In a recent article for Foreign Affairs, I wrote that, in the negotiations over the Greek bailout, Greek Prime Minister Alexis Tsipras would likely sign the EU’s proposed debt agreement and the Greek Parliament would ratify it. The reason? The unanimity of decision-making within the EU and the ECB’s control over the liquidity of Greek banks gave the EU the upper hand.
As I write this postscript, I do not know whether my predictions were accurate. There is still great uncertainty about whether Greece will accept or reject the current EU offer (which may be slightly modified) or instead prolong its agony, and the world’s, by getting one more extension.
What is obvious is that these negotiations have lasted way too long. Understanding the reasons the talks have been so protracted may help the EU avoid similar situations in the future.
There are two possibilities: the first is that one of the two sides does not want a deal. The second is that at least one of the two actors is unaware of the exact preferences or capacities of the other—the problem of incomplete information. The first possibility seems implausible. It is true that certain actors in the EU and in Greece want to part ways, but they do not constitute a majority or have a predominant position within either bargaining team. The drama of the negotiations, therefore, must come down to incomplete information: messages were not effectively transmitted in the negotiating process. The question now is whether the problem has been the people involved or the structure of the negotiations.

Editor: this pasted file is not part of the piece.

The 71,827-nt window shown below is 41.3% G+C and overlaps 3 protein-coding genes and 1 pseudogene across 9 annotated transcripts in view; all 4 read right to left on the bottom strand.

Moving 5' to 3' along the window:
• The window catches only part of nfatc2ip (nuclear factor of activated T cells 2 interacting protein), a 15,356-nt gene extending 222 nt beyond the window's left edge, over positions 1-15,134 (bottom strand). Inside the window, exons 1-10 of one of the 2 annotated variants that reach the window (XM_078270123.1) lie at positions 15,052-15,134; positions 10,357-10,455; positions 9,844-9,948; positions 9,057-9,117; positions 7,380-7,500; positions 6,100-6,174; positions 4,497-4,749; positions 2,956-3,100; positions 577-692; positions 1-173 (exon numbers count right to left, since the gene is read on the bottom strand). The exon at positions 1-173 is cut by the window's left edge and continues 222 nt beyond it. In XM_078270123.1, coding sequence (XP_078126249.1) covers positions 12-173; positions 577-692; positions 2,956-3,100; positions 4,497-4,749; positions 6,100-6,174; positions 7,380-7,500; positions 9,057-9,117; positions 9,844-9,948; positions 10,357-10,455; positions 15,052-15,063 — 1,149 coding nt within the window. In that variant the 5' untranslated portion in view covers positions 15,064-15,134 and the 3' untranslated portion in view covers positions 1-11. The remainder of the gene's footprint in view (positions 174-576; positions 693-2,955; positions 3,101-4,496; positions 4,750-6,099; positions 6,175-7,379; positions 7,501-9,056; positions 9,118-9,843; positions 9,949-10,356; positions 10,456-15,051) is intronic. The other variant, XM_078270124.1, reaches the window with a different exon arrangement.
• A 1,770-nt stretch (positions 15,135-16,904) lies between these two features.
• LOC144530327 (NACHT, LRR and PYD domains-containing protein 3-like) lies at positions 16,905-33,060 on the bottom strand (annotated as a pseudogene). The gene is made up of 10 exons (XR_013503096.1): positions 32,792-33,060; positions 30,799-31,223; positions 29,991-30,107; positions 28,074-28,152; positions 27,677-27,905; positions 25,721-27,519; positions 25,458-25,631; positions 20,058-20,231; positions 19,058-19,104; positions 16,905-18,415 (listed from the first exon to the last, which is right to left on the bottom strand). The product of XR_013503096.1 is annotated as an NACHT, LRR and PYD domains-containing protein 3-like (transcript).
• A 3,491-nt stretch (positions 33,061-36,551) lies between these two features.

The Greek “strategy” is a mess of random and contradictory messages from Greek government officials. Athens’ fundamental position was that it had a recent popular mandate to demand the end of austerity and the reduction of the debt burden. EU officials judged the request as excessive, and were particularly incensed by the tone of Yanis Varoufakis, Greece’s finance minister, who often appeared to
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